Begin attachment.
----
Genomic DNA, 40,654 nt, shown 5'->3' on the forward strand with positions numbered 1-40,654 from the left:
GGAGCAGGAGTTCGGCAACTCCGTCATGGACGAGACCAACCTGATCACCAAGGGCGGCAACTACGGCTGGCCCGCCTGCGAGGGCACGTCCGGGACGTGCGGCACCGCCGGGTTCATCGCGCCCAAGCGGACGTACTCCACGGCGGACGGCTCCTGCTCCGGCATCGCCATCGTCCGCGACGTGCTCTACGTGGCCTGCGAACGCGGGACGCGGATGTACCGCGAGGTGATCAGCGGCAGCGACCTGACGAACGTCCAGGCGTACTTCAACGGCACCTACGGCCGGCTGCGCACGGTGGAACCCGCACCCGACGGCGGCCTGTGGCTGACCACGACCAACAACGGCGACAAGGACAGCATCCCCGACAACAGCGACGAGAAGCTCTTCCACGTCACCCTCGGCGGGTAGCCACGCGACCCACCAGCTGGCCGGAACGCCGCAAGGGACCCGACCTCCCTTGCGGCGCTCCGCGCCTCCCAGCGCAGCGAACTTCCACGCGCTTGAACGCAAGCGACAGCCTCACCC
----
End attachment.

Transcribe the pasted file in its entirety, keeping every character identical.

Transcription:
Genomic DNA, 40,654 nt, shown 5'->3' on the forward strand with positions numbered 1-40,654 from the left:
GGAGCAGGAGTTCGGCAACTCCGTCATGGACGAGACCAACCTGATCACCAAGGGCGGCAACTACGGCTGGCCCGCCTGCGAGGGCACGTCCGGGACGTGCGGCACCGCCGGGTTCATCGCGCCCAAGCGGACGTACTCCACGGCGGACGGCTCCTGCTCCGGCATCGCCATCGTCCGCGACGTGCTCTACGTGGCCTGCGAACGCGGGACGCGGATGTACCGCGAGGTGATCAGCGGCAGCGACCTGACGAACGTCCAGGCGTACTTCAACGGCACCTACGGCCGGCTGCGCACGGTGGAACCCGCACCCGACGGCGGCCTGTGGCTGACCACGACCAACAACGGCGACAAGGACAGCATCCCCGACAACAGCGACGAGAAGCTCTTCCACGTCACCCTCGGCGGGTAGCCACGCGACCCACCAGCTGGCCGGAACGCCGCAAGGGACCCGACCTCCCTTGCGGCGCTCCGCGCCTCCCAGCGCAGCGAACTTCCACGCGCTTGAACGCAAGCGACAGCCTCACCC